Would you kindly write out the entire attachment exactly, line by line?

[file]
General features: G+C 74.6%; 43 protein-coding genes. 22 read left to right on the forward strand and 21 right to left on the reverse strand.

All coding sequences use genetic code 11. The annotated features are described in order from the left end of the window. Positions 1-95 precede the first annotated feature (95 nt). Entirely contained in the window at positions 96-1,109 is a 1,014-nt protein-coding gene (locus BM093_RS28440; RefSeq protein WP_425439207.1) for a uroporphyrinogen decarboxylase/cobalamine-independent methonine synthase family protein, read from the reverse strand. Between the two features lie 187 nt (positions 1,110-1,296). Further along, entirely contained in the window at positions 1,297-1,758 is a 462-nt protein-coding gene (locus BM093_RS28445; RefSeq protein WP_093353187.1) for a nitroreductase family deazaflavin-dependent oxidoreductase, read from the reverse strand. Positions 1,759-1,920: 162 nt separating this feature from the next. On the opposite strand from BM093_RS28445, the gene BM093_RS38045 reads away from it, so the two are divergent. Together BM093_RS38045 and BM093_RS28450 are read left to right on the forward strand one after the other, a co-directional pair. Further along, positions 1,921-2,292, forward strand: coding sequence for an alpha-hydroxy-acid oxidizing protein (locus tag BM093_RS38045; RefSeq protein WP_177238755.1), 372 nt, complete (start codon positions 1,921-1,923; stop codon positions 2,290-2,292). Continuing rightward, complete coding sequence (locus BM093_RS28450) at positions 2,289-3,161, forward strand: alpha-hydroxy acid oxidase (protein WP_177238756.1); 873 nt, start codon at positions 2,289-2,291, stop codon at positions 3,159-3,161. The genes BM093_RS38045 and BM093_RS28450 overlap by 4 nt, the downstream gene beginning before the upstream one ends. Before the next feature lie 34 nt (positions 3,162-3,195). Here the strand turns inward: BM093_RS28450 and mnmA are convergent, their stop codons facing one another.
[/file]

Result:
General features: G+C 74.6%; 43 protein-coding genes. 22 read left to right on the forward strand and 21 right to left on the reverse strand.

All coding sequences use genetic code 11. The annotated features are described in order from the left end of the window. Positions 1-95 precede the first annotated feature (95 nt). Entirely contained in the window at positions 96-1,109 is a 1,014-nt protein-coding gene (locus BM093_RS28440; RefSeq protein WP_425439207.1) for a uroporphyrinogen decarboxylase/cobalamine-independent methonine synthase family protein, read from the reverse strand. Between the two features lie 187 nt (positions 1,110-1,296). Further along, entirely contained in the window at positions 1,297-1,758 is a 462-nt protein-coding gene (locus BM093_RS28445; RefSeq protein WP_093353187.1) for a nitroreductase family deazaflavin-dependent oxidoreductase, read from the reverse strand. Positions 1,759-1,920: 162 nt separating this feature from the next. On the opposite strand from BM093_RS28445, the gene BM093_RS38045 reads away from it, so the two are divergent. Together BM093_RS38045 and BM093_RS28450 are read left to right on the forward strand one after the other, a co-directional pair. Further along, positions 1,921-2,292, forward strand: coding sequence for an alpha-hydroxy-acid oxidizing protein (locus tag BM093_RS38045; RefSeq protein WP_177238755.1), 372 nt, complete (start codon positions 1,921-1,923; stop codon positions 2,290-2,292). Continuing rightward, complete coding sequence (locus BM093_RS28450) at positions 2,289-3,161, forward strand: alpha-hydroxy acid oxidase (protein WP_177238756.1); 873 nt, start codon at positions 2,289-2,291, stop codon at positions 3,159-3,161. The genes BM093_RS38045 and BM093_RS28450 overlap by 4 nt, the downstream gene beginning before the upstream one ends. Before the next feature lie 34 nt (positions 3,162-3,195). Here the strand turns inward: BM093_RS28450 and mnmA are convergent, their stop codons facing one another.